Best for pampering
Voted France’s best beach in 2018 in the TripAdvisor Traveller Choice Awards, the Plage du Sillon in Saint-Malo is the perfect place to inhale the fresh sea air and stride out for some gentle exercise along its three kilometres of golden sand. For a further tonic, seek out one of Brittany’s many spas where the many thalassotherapy treatments harness the health-giving benefits of the sea. Overlooking Sillon beach, the Thermes Marins spa was established more than 50 years ago and offers a host of different treatments and packages including bespoke massages, yoga on the beach and longe-coté (‘sea walking’) which aims to improve muscle tone by walking against the waves. For an even more invigorating activity, try SUP (stand-up paddleboarding), either in the sheltered bay at the Anse de de Rothéneuf or down the gentle River Rance, or take the waves on a surf board or kitesurfing.
Best for surfing
For those who like sports with a dose of adrenalin, the ideal beach is Plage de la Torche on the south-western tip of Finistère. Backed by fragile dunes, this wild stretch of soft white sand is beaten by the Atlantic waves. Expert surfers will love riding the mighty rollers, while those with less surfing experience can take a lesson at Pors Carn Beach with Thomas Joncour, European surfing Vice-Champion. His 2.5-hour sessions start with an introduction to the setting; this wild environment is home to ancient dolmen and a historic port. Then it’s time to take to the ocean in search of the best waves; Thomas shows you just how to spot them, first taking them lying down before attempting to stand up on your board. The hard work is rewarded with a hearty picnic, complete with some of Brittany’s best products – apple juice, traditional pancakes with local honey.
Best to admire the tides
The tides in Brittany are some of the most impressive in France, and nowhere more so than the Bay of Mont Saint Michel. At low tide, you can walk across the sand to the famous monastery, a romantic stroll for couples or a journey of discovery for families as children can admire the sea life and treasures left behind on the rippling sand. At high tide, however, the scene is spectacular, especially once every 14 days when the magnetic effect of the moon is amplified by the sun’s position behind it. On those days, great volumes of water rush into the Channel when the Atlantic Ocean rises, when it is said that the sea – moving at 6km per hour - arrives as fast as galloping horse. For an even greater contrast, visit during the Equinox high tides, when the sea goes out to distance of 10 kilometres and comes back in far enough to surround Mont-Saint-Michel. Elsewhere, the tides reach their highest level in Europe at Saint-Malo when they dramatically surround the city’s ramparts – a fearsome sight as you tour those imposing granite walls on a special guided walk.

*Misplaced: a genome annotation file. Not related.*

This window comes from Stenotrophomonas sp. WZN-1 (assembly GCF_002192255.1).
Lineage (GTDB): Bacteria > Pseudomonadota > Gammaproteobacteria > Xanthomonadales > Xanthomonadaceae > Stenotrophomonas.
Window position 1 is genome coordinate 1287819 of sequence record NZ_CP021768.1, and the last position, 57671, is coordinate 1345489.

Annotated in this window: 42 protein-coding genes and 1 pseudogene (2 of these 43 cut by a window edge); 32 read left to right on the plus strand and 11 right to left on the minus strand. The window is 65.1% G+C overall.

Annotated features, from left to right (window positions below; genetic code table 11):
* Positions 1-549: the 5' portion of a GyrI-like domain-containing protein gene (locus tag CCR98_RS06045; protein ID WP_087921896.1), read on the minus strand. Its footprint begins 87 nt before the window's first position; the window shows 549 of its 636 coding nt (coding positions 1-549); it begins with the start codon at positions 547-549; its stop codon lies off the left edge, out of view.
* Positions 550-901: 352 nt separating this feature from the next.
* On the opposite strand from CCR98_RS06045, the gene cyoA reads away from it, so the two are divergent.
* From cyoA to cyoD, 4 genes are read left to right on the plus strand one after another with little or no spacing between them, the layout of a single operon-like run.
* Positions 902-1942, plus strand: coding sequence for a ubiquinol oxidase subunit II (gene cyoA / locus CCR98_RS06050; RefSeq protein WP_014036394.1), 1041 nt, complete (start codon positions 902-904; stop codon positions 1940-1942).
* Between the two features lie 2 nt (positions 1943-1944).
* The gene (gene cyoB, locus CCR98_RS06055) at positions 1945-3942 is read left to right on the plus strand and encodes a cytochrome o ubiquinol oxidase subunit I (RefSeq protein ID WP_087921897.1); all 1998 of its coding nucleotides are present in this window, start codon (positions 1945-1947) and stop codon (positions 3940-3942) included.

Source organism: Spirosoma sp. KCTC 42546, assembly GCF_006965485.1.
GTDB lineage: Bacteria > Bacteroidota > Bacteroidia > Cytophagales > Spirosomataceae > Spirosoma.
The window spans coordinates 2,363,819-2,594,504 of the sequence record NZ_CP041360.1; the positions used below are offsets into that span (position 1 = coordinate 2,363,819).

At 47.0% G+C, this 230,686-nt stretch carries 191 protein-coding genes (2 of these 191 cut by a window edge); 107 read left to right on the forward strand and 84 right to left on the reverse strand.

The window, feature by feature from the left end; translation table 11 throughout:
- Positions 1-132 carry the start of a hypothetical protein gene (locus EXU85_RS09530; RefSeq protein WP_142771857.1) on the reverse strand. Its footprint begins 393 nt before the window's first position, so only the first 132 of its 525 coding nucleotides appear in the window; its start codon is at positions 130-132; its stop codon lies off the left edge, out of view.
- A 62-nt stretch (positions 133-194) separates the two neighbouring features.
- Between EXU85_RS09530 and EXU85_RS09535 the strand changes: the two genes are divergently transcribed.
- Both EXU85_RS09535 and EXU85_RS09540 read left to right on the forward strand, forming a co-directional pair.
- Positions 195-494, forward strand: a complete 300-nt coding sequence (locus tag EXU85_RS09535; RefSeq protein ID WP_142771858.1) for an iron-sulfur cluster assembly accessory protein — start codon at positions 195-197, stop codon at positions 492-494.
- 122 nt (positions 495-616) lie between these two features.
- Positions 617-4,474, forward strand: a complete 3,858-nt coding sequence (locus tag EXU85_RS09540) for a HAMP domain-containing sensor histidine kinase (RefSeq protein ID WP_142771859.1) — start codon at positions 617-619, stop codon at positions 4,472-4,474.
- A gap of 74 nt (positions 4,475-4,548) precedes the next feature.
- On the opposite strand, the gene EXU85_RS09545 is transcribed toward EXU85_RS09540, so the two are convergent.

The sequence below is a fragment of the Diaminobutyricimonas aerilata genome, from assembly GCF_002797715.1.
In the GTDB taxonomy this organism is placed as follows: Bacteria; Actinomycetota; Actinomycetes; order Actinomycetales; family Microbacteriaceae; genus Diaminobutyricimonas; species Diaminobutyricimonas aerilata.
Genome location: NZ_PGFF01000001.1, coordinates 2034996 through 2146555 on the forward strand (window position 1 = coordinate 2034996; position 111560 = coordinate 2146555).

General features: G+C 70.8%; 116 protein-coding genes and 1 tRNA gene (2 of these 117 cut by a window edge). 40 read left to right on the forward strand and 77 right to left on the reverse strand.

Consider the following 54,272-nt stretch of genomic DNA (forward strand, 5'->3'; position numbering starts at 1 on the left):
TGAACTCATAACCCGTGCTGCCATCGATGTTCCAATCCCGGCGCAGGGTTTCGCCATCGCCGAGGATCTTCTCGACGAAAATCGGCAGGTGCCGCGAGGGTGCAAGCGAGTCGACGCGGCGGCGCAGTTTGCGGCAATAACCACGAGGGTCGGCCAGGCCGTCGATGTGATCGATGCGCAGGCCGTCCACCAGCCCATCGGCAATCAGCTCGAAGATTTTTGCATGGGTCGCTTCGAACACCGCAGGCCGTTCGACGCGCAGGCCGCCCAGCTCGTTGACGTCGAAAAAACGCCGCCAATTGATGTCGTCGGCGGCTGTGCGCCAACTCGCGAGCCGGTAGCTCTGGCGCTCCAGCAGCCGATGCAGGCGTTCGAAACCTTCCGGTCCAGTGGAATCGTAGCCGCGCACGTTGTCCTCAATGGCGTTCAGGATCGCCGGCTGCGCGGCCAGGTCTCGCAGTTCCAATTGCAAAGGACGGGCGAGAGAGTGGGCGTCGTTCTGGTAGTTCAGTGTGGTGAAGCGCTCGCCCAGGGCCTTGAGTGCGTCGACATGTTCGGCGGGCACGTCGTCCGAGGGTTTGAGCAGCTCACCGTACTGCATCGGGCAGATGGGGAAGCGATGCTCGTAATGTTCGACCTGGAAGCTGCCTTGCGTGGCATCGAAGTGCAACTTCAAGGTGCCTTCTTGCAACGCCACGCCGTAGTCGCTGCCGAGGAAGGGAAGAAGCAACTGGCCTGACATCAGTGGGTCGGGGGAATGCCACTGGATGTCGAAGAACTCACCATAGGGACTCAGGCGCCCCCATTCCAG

Best for horse-riding
Embrace the freedom of exploring Brittany on horseback either on a day-long hack, or a longer pony-trekking trip. There are 2600km of Equibreizh bridleways across the moors, forests and coastlines of the region, including the spectacular beach at Saint-Brieuc Bay. Here, at low tide, the sea can go out up to 20km, making the bay the perfect ground for galloping across the sand. If you prefer to go at a gentler pace, the tailor-made hacks arranged by horse-riding company Evadequestre include rides past mussel farms and colonies of migrant birds. If you’re new to horse-riding, a two-hour trip can get your started, while keen riders can sign up for a weekend of riding, including meals in gourmet restaurants and a romantic night’s stay.
Best for sunsets
In the far west of Brittany, the landscape of the Crozon Peninsula features heather-covered moorland and spectacular cliffs looking out over stunning beaches and the deep blue Atlantic. This coastline has recently been named a ‘natural geological reserve’ and is also part of the Iroise Marine Park - the first of its kind in France. The pretty port of Camaret offers a bustling quay, lined with colourful houses, while the town of Morgat overlooks a gentle curve of soft white sand. The port is also the launch pad for a sunset cruise around this spectacular coastline on board a catamaran the Faltazi, captained by local expert Erwan. He will sail you around the Cap de la Chèvre headland, and then on to l’Ile Vierge and its awe-inspiring beach: steep cliffs edged with fragrant pines overlook the turquoise water. On deck, you’ll tuck into a gourmet picnic, complete with local oysters, slices of bread spread with demi-sel butter and smoked trout or rillettes, washed down with cider and apple juice from Argol’s cider museum. The feast’s finale is the organic gingerbread from La Miellerie d’Armorique, a honey farm which places many of its hives among the purple heather of the Crozon peninsula.